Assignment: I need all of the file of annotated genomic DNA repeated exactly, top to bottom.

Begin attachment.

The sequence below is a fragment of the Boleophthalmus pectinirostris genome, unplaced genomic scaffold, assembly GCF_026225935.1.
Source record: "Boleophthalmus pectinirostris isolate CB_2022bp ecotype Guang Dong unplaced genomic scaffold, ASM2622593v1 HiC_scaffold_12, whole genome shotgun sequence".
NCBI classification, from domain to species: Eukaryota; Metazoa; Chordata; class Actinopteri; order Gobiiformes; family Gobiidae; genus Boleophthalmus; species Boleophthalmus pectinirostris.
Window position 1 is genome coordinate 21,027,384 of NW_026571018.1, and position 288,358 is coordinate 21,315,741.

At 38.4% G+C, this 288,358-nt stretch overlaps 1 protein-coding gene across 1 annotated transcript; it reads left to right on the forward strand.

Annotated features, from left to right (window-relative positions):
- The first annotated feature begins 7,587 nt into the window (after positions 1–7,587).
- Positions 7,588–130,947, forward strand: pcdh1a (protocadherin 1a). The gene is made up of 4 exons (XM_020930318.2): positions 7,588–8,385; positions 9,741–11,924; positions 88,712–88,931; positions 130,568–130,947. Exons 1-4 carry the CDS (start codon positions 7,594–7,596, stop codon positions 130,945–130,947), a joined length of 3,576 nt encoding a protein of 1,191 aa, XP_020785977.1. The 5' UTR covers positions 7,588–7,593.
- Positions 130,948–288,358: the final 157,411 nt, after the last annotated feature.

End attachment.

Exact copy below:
The sequence below is a fragment of the Boleophthalmus pectinirostris genome, unplaced genomic scaffold, assembly GCF_026225935.1.
Source record: "Boleophthalmus pectinirostris isolate CB_2022bp ecotype Guang Dong unplaced genomic scaffold, ASM2622593v1 HiC_scaffold_12, whole genome shotgun sequence".
NCBI classification, from domain to species: Eukaryota; Metazoa; Chordata; class Actinopteri; order Gobiiformes; family Gobiidae; genus Boleophthalmus; species Boleophthalmus pectinirostris.
Window position 1 is genome coordinate 21,027,384 of NW_026571018.1, and position 288,358 is coordinate 21,315,741.

At 38.4% G+C, this 288,358-nt stretch overlaps 1 protein-coding gene across 1 annotated transcript; it reads left to right on the forward strand.

Annotated features, from left to right (window-relative positions):
- The first annotated feature begins 7,587 nt into the window (after positions 1–7,587).
- Positions 7,588–130,947, forward strand: pcdh1a (protocadherin 1a). The gene is made up of 4 exons (XM_020930318.2): positions 7,588–8,385; positions 9,741–11,924; positions 88,712–88,931; positions 130,568–130,947. Exons 1-4 carry the CDS (start codon positions 7,594–7,596, stop codon positions 130,945–130,947), a joined length of 3,576 nt encoding a protein of 1,191 aa, XP_020785977.1. The 5' UTR covers positions 7,588–7,593.
- Positions 130,948–288,358: the final 157,411 nt, after the last annotated feature.